Oceania: Adapted sport for disability inclusion in Vanuatu
"In 2017-2018, we had a volcano eruption on the island of Ambae, and we evacuated people with a disability and the vulnerable people to here on the island of Santo. I was with the Red Cross at the time and there were almost one hundred people, men and women, children with their parents, elderly people, some with eyesight problems, amputees, some of them born with a disability, and we were trying to find activities to involve them.
"We approached the Volley4Change programme - who I work with now - and they already had an idea of sitting volleyball. Me and my colleagues at the Red Cross didn’t know about the sport, and we never had a course on it, so we looked online for how to play.
"The Volley4Change programme laid out a string for the net and laid out the course, and at first it was only the able-bodied persons who were playing. Then with each day, more and more of the people with disabilities began playing.
"We asked why they were hesitant to join and they said growing up as people with a disability, they had never actually joined in any of the sports.
They were afraid they would make a mistake and I was trying to tell them: this is your game.
"It was hard at first, just getting them to be on the court because of their 'I can't do it' mentality, and because they had never been involved in a sport before. They had only known volleyball as a standing sport played by able-bodied persons. But I think through sitting volleyball, we’re creating visibility that sport can be inclusive and people with a disability can join as well.
"We had a proper sitting volleyball course only last year. During the workshop, we set up a court in a chief’s nakamal; a traditional space where chiefs have regular meetings. It’s a large space looked after by the local government, but it already has posts as part of its design. It worked out well and the chiefs were quite happy to let us use the nakamal.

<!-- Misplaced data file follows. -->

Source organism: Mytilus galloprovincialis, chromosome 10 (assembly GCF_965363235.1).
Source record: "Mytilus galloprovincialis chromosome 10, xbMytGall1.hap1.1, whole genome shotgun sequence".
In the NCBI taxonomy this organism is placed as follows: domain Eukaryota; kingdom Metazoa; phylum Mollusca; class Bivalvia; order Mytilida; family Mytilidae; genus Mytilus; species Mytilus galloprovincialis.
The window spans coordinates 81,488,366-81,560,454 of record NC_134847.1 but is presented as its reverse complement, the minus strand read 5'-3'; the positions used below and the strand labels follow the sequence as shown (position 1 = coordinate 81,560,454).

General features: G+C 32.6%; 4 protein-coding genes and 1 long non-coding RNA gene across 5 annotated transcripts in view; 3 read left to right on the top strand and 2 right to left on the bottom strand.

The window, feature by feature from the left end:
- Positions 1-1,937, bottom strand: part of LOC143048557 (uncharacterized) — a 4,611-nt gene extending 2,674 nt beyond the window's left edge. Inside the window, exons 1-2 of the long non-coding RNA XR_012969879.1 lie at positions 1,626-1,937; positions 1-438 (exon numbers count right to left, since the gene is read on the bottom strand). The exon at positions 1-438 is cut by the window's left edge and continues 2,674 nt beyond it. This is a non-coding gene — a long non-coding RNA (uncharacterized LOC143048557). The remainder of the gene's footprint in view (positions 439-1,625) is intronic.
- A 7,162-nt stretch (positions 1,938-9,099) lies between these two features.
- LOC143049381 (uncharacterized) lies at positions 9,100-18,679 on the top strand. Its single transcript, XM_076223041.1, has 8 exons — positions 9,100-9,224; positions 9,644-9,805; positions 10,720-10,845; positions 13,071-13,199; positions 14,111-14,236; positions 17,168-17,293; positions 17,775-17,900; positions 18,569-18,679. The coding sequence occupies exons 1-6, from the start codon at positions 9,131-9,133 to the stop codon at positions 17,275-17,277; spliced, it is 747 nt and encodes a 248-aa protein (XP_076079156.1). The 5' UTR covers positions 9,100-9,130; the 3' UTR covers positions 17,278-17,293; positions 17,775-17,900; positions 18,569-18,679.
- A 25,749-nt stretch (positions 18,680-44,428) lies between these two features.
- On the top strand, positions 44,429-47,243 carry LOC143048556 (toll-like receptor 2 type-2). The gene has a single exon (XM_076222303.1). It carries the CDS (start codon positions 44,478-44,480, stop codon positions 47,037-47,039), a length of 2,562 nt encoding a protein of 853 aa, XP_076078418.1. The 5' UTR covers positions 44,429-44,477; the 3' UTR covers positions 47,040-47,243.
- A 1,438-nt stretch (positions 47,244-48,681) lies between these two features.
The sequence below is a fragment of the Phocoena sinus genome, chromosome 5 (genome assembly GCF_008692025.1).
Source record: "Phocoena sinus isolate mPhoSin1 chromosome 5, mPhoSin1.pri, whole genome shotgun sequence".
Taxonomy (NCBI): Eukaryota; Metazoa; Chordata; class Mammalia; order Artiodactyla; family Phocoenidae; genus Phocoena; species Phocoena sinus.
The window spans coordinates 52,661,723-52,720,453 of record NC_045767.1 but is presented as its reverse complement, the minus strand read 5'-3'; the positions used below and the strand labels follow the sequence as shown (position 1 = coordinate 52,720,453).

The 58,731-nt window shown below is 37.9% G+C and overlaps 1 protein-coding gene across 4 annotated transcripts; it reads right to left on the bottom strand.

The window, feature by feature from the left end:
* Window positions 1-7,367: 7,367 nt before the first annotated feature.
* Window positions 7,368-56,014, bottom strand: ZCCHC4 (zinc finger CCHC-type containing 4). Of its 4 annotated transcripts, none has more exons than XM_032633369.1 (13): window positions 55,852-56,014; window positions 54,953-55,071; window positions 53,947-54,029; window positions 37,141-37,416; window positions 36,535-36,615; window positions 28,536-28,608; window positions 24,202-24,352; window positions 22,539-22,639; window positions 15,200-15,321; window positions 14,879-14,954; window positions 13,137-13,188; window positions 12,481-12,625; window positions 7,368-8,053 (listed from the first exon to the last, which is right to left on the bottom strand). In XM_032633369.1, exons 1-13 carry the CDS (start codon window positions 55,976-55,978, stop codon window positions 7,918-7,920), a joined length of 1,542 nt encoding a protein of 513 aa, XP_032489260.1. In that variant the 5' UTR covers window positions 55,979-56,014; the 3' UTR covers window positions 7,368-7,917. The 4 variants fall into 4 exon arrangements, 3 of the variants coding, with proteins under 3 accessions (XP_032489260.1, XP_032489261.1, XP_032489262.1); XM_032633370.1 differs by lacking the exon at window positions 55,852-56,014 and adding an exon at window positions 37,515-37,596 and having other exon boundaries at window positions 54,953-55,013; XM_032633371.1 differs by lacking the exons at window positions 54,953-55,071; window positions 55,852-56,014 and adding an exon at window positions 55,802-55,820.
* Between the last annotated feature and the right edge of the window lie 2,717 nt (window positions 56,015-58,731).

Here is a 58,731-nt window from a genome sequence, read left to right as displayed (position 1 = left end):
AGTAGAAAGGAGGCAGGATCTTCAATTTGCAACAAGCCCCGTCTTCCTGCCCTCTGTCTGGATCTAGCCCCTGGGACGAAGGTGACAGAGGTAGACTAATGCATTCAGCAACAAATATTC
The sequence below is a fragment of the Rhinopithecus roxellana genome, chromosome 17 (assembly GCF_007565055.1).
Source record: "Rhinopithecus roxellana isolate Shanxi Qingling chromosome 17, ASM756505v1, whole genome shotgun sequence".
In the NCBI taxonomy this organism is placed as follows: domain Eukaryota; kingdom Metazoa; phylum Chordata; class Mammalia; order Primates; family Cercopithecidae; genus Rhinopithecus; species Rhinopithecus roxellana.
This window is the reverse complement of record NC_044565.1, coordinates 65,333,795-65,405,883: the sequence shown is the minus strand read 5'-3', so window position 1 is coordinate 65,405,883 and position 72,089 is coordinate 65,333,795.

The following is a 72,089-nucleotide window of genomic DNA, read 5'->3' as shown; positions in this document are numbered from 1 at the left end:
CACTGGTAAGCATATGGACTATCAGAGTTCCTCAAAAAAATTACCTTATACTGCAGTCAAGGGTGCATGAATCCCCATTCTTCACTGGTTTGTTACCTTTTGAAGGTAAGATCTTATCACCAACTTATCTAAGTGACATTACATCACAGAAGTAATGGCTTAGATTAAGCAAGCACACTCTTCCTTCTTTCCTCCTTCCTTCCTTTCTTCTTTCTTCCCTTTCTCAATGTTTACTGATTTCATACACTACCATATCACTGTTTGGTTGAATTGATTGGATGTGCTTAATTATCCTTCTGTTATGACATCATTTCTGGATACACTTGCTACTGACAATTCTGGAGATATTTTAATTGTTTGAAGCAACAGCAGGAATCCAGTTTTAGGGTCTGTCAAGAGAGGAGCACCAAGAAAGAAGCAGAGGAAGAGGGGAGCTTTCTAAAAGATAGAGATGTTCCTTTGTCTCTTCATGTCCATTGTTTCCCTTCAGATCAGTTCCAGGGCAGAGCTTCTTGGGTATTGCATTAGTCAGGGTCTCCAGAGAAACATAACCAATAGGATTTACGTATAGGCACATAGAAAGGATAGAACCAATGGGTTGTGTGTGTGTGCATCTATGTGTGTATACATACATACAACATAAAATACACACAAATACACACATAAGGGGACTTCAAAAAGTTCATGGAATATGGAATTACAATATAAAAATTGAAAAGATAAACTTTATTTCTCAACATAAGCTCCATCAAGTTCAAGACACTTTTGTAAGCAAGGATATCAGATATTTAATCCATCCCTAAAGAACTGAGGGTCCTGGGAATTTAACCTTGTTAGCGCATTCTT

"The goal now is we really want to involve the young people with disabilities and children to be part of sitting volleyball. We already have some para-sport athletes from Vanuatu, mostly in athletics. We had a girl who won a medal in javelin at the 2018 Commonwealth Games and that was the first time there was a spotlight on para-sport. There was another para-athlete who won javelin at the regional games and has qualified for the Tokyo Olympics Games and that was huge.
Hopefully, we can build off of all this. We’re trying to include more communities that are showing interest in sitting volleyball.
"We also want to find potential athletes who we can train to become part of a sitting volleyball team."
Torika also leads an eight-week volleyball program for mothers and homemakers to add a bit of group exercise to their often isolated daily routines. It has been well received and she aims to offer an eight-week sitting volleyball programme for people with disabilities on her home island.
Visit the Volley4Change website for more information.
Author Nicholas Bruce has been involved in sport and/or development for nearly 20 years, initially prompted by a job at the Olympic and Paralympic Games, then a volunteer position in a refugee camp. He's currently based in Berlin.